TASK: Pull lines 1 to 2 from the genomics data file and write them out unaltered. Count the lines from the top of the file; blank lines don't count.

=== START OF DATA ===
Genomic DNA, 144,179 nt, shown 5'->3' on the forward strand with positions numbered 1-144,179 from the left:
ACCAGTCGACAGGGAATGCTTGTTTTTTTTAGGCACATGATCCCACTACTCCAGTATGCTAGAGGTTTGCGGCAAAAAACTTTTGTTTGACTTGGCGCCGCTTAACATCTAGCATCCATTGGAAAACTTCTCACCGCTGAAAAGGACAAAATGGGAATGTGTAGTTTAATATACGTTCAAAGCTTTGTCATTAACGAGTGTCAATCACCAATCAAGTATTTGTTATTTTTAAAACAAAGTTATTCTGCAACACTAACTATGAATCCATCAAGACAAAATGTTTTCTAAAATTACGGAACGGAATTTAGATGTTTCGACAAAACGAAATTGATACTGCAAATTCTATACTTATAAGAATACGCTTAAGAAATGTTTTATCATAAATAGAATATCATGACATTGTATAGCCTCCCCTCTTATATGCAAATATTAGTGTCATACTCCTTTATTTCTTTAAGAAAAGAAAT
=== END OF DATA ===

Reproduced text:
Genomic DNA, 144,179 nt, shown 5'->3' on the forward strand with positions numbered 1-144,179 from the left:
ACCAGTCGACAGGGAATGCTTGTTTTTTTTAGGCACATGATCCCACTACTCCAGTATGCTAGAGGTTTGCGGCAAAAAACTTTTGTTTGACTTGGCGCCGCTTAACATCTAGCATCCATTGGAAAACTTCTCACCGCTGAAAAGGACAAAATGGGAATGTGTAGTTTAATATACGTTCAAAGCTTTGTCATTAACGAGTGTCAATCACCAATCAAGTATTTGTTATTTTTAAAACAAAGTTATTCTGCAACACTAACTATGAATCCATCAAGACAAAATGTTTTCTAAAATTACGGAACGGAATTTAGATGTTTCGACAAAACGAAATTGATACTGCAAATTCTATACTTATAAGAATACGCTTAAGAAATGTTTTATCATAAATAGAATATCATGACATTGTATAGCCTCCCCTCTTATATGCAAATATTAGTGTCATACTCCTTTATTTCTTTAAGAAAAGAAAT